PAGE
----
Thanks to Hyasintha Bartholomew Ntuyeko, Founder and CEO of Kasole Secrets, for this guest post.

A group of participants from secondary schools during Kasole Secrets’s training.

Kasole Secrets, a Tanzanian social enterprise and part of the inaugural cohort of the Duke-UNICEF Innovation Accelerator, is improving menstrual health management in public secondary schools in Tanzania’s Kibaha District. Kasole Secrets, which makes the disposable Glory Sanitary Napkin, an ultra-absorbent and naturally anti-bacterial pad embossed with hypoallergenic bamboo fiber, also provides education to youth about menstruation, helping to break long-standing taboos around menstrual health and hygiene (MHH).

In a recent partnership, Kasole Secrets collaborated with Kibaha Municipal and the Tanzania National Institute for Medical Research (NIMR) in implementing an Integrated Menstrual Health project in six public schools that addressed limited access to affordable and quality sanitary pads, inadequate and poor school WASH facilities, and inadequate information on puberty and menstrual health among school girls.

This project received financial support from Grand Challenges Canada under a Global Stars in Sexual and Reproductive Health grant and some of the project activities were funded by the Duke-UNICEF Innovation Accelerator. This project was implemented from Jan 2020 to April 2021. Taking an entrepreneurial approach to inadequate WASH and MHH access, the project focused on:

  • Hyasintha Ntuyeko, Founder and CEO of Kasole Secrets, facilitating a training on entrepreneurship, Menstrual Health, and WASH.

    Distributing bamboo disposable Glory Pads for free for 3 months, later selling the pads via school matrons and shops at discounted price

  • Forming school health clubs, including boys too, using these clubs as a platform to educate students about puberty and menstruation through a tailored curriculum
  • Training school committees on the importance of friendly WASH facilities to help girls manage their menstruation with dignity
  • Empowering school management teams and District Education Officers with training on change management and entrepreneurship
  • Providing coaching and starting capital for the schools to run pads business as an income-generating activity

This project managed to increase the access to quality and affordable sanitary pads by 12% (from 22% to 34%); reduced the use of old clothes as menstrual materials by 9% (from 62 to 53%); and increased knowledge on puberty and menstruation among adolescents in schools by 52% (from 32.6 to 84.6%) and 57% (from 27.0 to 83.8%) respectively. Furthermore, school WASH facilities were improved and the end results showed reduction in school absenteeism for menstruating girls by 8% (from 22.3 to 14.7%). Impressive results for a shorter-term project!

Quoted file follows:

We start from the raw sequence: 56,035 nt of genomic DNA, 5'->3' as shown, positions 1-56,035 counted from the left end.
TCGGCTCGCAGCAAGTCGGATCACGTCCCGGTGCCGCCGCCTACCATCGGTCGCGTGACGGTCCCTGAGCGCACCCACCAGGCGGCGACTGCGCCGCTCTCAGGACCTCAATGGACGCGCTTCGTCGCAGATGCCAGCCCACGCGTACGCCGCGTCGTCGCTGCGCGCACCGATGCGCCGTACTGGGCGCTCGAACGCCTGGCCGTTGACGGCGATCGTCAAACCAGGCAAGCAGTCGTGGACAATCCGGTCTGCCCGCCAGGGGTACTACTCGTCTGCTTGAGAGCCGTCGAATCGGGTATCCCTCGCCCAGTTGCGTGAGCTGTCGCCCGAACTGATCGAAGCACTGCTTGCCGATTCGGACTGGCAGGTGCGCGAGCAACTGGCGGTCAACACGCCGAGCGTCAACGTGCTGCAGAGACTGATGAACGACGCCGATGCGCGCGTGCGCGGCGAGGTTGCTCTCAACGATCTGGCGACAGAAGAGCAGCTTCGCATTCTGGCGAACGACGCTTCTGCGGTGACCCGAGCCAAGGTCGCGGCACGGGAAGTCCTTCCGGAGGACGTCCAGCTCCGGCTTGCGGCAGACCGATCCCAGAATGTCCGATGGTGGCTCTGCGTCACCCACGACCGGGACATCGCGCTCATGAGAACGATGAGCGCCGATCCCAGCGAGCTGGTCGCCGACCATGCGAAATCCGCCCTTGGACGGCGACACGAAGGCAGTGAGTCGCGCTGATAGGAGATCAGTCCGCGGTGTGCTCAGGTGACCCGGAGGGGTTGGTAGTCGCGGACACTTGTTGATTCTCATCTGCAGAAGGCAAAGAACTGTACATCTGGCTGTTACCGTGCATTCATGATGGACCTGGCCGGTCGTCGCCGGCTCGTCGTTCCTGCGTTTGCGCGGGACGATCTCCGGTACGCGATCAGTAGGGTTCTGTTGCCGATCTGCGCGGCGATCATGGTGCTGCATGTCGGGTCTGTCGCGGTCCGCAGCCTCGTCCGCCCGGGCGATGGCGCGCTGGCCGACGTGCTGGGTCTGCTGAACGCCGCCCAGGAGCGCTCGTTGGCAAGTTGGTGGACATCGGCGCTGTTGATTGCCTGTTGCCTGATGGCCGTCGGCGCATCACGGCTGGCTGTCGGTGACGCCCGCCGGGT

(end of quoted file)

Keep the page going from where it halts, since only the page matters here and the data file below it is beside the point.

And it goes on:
Of course, there were a number of challenges. Due to COVID-19 and closure of all the schools in March 2020, health clubs couldn’t finish their curriculum in December 2020 as planned, and were delayed until March 2021. This delay really overburdened our trainers as new enrolled students were swamping the clubs and had missed 75% of the training done in 2020.

Also, due to the COVID-19 school break, the students time table was super tight as teachers hurried to finish the curriculum on time, something which required a reduction of club time from 1 hour to 45 minutes or even 30 minutes at some schools, a decision that cut into our curriculum time.

Apart from these challenges, we learned the following:

  • Group photo from one of the six school trainings Kasole Secrets facilitated.

    Provision of menstrual materials alone is not enough to improve school attendance for menstruating girls. Other psychosocial, social-economic, and sanitation issues need to be prioritized.

  • Adequate knowledge on the menstrual cycle is vital for reducing fears of staining uniforms and demand for pads in school.
  • School clubs are the most preferred source of information and an opportunity for information sharing outside of school syllabus.
  • Capacity building to schools’ committees and teachers is important for ownership and improving school WASH facilities at very low cost.
  • Parent engagement is vital, especially on menstrual products. They need to clearly understand the menstrual products their daughters are given in schools for them to give the go-ahead.
  • Training on change management and entrepreneurship, alongside continuous coaching is very important, especially when you are trying to sell pads in schools.

We are really encouraged by our outcomes in these six schools and feel confident that we can scale this approach across the country. All we need now is more financial support to execute! We’ll continue to follow up with our participants over the next year to see if, and for how long, our impact sticks, and we look forward to experimenting with projects like this in the near future!